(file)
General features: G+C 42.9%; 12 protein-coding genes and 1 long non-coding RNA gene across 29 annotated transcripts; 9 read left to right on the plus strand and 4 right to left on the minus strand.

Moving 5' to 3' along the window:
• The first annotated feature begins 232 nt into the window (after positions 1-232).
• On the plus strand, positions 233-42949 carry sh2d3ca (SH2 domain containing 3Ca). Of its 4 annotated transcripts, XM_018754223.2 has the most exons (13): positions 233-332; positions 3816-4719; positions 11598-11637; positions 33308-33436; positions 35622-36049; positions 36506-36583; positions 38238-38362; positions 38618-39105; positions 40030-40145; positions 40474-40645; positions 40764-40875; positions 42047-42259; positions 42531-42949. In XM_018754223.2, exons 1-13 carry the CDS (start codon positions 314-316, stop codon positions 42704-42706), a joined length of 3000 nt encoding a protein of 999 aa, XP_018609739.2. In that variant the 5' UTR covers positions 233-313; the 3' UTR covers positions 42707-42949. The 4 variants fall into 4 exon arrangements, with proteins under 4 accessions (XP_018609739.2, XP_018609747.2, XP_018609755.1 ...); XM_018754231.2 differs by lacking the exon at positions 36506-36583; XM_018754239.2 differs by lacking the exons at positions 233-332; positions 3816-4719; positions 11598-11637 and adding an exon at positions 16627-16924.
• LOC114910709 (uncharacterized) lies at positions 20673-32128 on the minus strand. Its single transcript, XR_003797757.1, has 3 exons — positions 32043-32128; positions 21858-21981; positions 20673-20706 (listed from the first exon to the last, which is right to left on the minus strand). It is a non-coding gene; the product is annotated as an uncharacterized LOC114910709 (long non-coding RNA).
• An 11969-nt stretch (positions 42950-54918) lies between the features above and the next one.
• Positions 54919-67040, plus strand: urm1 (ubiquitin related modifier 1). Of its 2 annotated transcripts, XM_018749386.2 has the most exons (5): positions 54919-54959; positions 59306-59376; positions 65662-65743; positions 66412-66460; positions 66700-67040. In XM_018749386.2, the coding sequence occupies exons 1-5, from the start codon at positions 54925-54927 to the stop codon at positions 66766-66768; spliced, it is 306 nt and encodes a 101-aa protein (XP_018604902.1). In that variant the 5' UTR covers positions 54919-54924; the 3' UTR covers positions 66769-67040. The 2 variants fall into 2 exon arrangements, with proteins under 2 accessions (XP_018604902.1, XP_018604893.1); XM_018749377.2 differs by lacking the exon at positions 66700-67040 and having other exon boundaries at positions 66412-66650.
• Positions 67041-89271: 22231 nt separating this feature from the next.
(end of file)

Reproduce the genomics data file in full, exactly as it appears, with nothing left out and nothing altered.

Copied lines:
General features: G+C 42.9%; 12 protein-coding genes and 1 long non-coding RNA gene across 29 annotated transcripts; 9 read left to right on the plus strand and 4 right to left on the minus strand.

Moving 5' to 3' along the window:
• The first annotated feature begins 232 nt into the window (after positions 1-232).
• On the plus strand, positions 233-42949 carry sh2d3ca (SH2 domain containing 3Ca). Of its 4 annotated transcripts, XM_018754223.2 has the most exons (13): positions 233-332; positions 3816-4719; positions 11598-11637; positions 33308-33436; positions 35622-36049; positions 36506-36583; positions 38238-38362; positions 38618-39105; positions 40030-40145; positions 40474-40645; positions 40764-40875; positions 42047-42259; positions 42531-42949. In XM_018754223.2, exons 1-13 carry the CDS (start codon positions 314-316, stop codon positions 42704-42706), a joined length of 3000 nt encoding a protein of 999 aa, XP_018609739.2. In that variant the 5' UTR covers positions 233-313; the 3' UTR covers positions 42707-42949. The 4 variants fall into 4 exon arrangements, with proteins under 4 accessions (XP_018609739.2, XP_018609747.2, XP_018609755.1 ...); XM_018754231.2 differs by lacking the exon at positions 36506-36583; XM_018754239.2 differs by lacking the exons at positions 233-332; positions 3816-4719; positions 11598-11637 and adding an exon at positions 16627-16924.
• LOC114910709 (uncharacterized) lies at positions 20673-32128 on the minus strand. Its single transcript, XR_003797757.1, has 3 exons — positions 32043-32128; positions 21858-21981; positions 20673-20706 (listed from the first exon to the last, which is right to left on the minus strand). It is a non-coding gene; the product is annotated as an uncharacterized LOC114910709 (long non-coding RNA).
• An 11969-nt stretch (positions 42950-54918) lies between the features above and the next one.
• Positions 54919-67040, plus strand: urm1 (ubiquitin related modifier 1). Of its 2 annotated transcripts, XM_018749386.2 has the most exons (5): positions 54919-54959; positions 59306-59376; positions 65662-65743; positions 66412-66460; positions 66700-67040. In XM_018749386.2, the coding sequence occupies exons 1-5, from the start codon at positions 54925-54927 to the stop codon at positions 66766-66768; spliced, it is 306 nt and encodes a 101-aa protein (XP_018604902.1). In that variant the 5' UTR covers positions 54919-54924; the 3' UTR covers positions 66769-67040. The 2 variants fall into 2 exon arrangements, with proteins under 2 accessions (XP_018604902.1, XP_018604893.1); XM_018749377.2 differs by lacking the exon at positions 66700-67040 and having other exon boundaries at positions 66412-66650.
• Positions 67041-89271: 22231 nt separating this feature from the next.